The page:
FREDERICK, Md. (WDVM) — What began as a protest against construction that forced some of Frederick’s homeless out of their “tent cities” has evolved into a much larger conversation about the city’s respect for its residents struggling with homelessness. Following the initial demonstration last week, some of Frederick’s homeless population returned to the front of City Hall, requesting the city government do more to find permanent and farther-reaching solutions to this problem.
“I’m not really asking for much. These people ask for housing. Why don’t you just leave me alone?” said Richard Thomas Sherry, Jr., one of the people who was displaced from the original “tent city”. He has attended both demonstrations held in front of City Hall.
Activists who stand with the homeless also attended the demonstration, looking to act as a liaison between protestors and the City.
“We’re here pretty much to show support, to mediate — as much as we can — between our homeless constituents and the city,” said Talia Ramey, co-founder of Global Necessity, a grassroots nonprofit that seeks to advocate for homeless people.
Global Necessity also released this statement prior to the start of the demonstration:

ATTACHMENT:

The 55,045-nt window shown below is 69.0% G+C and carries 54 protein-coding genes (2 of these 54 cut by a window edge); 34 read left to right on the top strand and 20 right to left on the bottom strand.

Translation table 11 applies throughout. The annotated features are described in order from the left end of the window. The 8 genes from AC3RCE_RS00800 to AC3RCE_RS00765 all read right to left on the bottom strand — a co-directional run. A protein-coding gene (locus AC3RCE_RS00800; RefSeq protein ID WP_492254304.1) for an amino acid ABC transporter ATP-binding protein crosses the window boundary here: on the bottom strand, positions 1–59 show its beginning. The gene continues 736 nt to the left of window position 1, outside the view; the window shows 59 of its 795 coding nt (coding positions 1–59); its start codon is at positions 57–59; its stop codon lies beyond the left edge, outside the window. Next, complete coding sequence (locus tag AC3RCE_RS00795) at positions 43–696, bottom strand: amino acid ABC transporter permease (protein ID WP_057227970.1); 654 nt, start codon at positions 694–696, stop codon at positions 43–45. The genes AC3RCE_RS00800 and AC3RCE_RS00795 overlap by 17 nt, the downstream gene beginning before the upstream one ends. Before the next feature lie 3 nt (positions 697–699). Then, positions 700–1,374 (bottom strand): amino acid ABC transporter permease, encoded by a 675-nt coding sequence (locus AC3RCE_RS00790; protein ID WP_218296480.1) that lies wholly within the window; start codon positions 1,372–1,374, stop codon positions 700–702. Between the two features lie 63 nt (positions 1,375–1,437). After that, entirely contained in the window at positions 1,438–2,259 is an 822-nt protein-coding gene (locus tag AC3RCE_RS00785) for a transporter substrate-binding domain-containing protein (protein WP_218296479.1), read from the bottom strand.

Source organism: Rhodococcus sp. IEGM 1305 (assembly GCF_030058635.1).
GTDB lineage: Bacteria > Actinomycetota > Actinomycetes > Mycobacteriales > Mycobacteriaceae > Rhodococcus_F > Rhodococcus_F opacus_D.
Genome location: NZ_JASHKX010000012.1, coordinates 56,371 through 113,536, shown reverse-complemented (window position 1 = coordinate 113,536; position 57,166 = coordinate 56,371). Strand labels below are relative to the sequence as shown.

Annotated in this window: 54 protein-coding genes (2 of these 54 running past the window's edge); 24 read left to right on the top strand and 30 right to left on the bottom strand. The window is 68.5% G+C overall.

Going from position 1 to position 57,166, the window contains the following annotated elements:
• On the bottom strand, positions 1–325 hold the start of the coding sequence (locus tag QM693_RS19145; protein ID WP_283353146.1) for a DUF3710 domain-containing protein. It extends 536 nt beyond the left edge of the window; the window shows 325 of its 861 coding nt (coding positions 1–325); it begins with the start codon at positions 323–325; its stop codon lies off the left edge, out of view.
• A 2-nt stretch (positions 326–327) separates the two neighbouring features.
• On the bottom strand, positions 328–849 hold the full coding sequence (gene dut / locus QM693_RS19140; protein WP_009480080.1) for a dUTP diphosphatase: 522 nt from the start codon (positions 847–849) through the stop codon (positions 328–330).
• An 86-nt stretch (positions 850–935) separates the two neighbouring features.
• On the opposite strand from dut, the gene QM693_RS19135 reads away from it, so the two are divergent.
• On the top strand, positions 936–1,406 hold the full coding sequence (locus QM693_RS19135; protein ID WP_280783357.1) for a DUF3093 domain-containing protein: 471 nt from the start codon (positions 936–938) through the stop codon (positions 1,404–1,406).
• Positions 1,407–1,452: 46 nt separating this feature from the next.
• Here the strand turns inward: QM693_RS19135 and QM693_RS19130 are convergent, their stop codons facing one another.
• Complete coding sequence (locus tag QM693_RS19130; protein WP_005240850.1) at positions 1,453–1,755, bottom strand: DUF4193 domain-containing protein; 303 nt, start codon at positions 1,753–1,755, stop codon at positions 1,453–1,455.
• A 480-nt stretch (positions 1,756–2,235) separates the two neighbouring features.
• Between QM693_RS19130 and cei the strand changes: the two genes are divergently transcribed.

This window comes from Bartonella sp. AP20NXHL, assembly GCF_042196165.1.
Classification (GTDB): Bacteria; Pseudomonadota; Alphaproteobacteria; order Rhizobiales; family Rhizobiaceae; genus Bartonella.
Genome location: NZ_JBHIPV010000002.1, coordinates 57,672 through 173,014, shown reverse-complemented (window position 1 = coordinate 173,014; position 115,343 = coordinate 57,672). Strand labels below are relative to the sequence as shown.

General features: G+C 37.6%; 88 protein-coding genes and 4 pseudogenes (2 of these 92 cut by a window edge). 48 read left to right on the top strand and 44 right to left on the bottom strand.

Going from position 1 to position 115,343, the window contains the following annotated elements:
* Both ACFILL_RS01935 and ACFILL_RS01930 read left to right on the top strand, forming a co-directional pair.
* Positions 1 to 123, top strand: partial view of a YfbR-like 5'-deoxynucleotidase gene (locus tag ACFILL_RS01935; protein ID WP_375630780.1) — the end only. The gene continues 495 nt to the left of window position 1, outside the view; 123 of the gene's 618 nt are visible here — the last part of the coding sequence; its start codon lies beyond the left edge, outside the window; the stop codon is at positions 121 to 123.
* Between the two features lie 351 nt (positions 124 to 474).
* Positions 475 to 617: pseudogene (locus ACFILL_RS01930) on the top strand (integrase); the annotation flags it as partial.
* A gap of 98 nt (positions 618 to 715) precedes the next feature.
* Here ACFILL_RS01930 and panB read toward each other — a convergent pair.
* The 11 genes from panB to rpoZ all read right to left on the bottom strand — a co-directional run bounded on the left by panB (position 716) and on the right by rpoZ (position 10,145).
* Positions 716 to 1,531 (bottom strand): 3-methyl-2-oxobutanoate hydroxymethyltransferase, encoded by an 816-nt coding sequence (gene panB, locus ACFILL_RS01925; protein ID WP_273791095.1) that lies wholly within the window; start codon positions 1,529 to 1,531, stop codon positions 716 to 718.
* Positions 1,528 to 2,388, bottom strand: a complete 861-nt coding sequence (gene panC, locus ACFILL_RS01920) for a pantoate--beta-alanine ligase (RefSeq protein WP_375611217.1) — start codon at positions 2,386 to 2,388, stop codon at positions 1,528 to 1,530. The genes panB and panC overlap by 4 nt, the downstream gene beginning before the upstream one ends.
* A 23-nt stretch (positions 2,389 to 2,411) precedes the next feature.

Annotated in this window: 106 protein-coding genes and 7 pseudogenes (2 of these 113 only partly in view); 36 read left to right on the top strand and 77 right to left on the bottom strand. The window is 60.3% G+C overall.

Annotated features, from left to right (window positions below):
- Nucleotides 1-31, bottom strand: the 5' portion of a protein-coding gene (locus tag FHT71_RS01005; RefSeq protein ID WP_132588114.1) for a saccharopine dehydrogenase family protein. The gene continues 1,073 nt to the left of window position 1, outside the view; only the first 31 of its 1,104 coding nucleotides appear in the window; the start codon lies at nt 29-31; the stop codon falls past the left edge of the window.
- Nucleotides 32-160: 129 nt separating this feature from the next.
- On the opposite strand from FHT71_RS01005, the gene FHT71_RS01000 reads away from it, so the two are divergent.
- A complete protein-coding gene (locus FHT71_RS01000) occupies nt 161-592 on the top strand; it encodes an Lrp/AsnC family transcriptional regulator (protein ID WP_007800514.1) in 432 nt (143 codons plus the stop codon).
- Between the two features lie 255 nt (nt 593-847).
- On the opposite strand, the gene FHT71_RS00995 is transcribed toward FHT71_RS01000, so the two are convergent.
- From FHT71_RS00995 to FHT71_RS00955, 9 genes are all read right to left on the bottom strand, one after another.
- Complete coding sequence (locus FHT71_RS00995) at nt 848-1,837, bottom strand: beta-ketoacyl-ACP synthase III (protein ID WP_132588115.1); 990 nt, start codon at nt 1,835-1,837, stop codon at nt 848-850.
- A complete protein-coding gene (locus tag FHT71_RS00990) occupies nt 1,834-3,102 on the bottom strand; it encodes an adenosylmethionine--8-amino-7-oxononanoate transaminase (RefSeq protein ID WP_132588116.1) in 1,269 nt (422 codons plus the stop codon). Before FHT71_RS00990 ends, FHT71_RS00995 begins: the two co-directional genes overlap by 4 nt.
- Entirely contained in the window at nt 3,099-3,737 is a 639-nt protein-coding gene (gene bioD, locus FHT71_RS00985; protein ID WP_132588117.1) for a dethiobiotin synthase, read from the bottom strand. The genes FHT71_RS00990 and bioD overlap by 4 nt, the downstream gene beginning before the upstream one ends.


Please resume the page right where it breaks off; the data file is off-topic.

After the first protest, Frederick’s mayor Michael O’Connor paid for protesters to stay in a motel for one night. But some felt the short-term solution wasn’t enough. And many demonstrators also took issue with the way they were being treated not only by the city’s government but also by shelters. Particularly by the shelter run by the “Religious Coalition for Emergency Human Needs” in Frederick.
“I’m here today to represent because I do believe in a shelter, but if you’re gonna sit there and do people wrong, it’s not right. It’s not right,” said Lydia Dooly, a homeless person and one of the demonstrators. Dooly emphasized that the group’s status as homeless didn’t make them bad people or less deserving of decent treatment.
But shelter executives felt the demonstration wasn’t focused on creating change and only served as an outlet for people to vent frustration about their situation.
“I’m more than willing to engage in a dialogue, but it needs to be a two-way communication,” said Nick Brown, executive director of the Religious Coalition. “I’m not interested in bouncing off of insults … we’re working on creating real programs for the people who are hurting the most. We don’t have time for misinformation or untruths.”
Advocates for the homeless were determined to continue the demonstration until they feel the city has taken the issue seriously and presents a plan for how to move forward.
“I want a week,” said Kristen Lundy, founder and president of Frederick United. “I want to know what they’re doing with these individuals for a week. And if they don’t give it to me, we will be out here every day until they do. Until they come up with something.”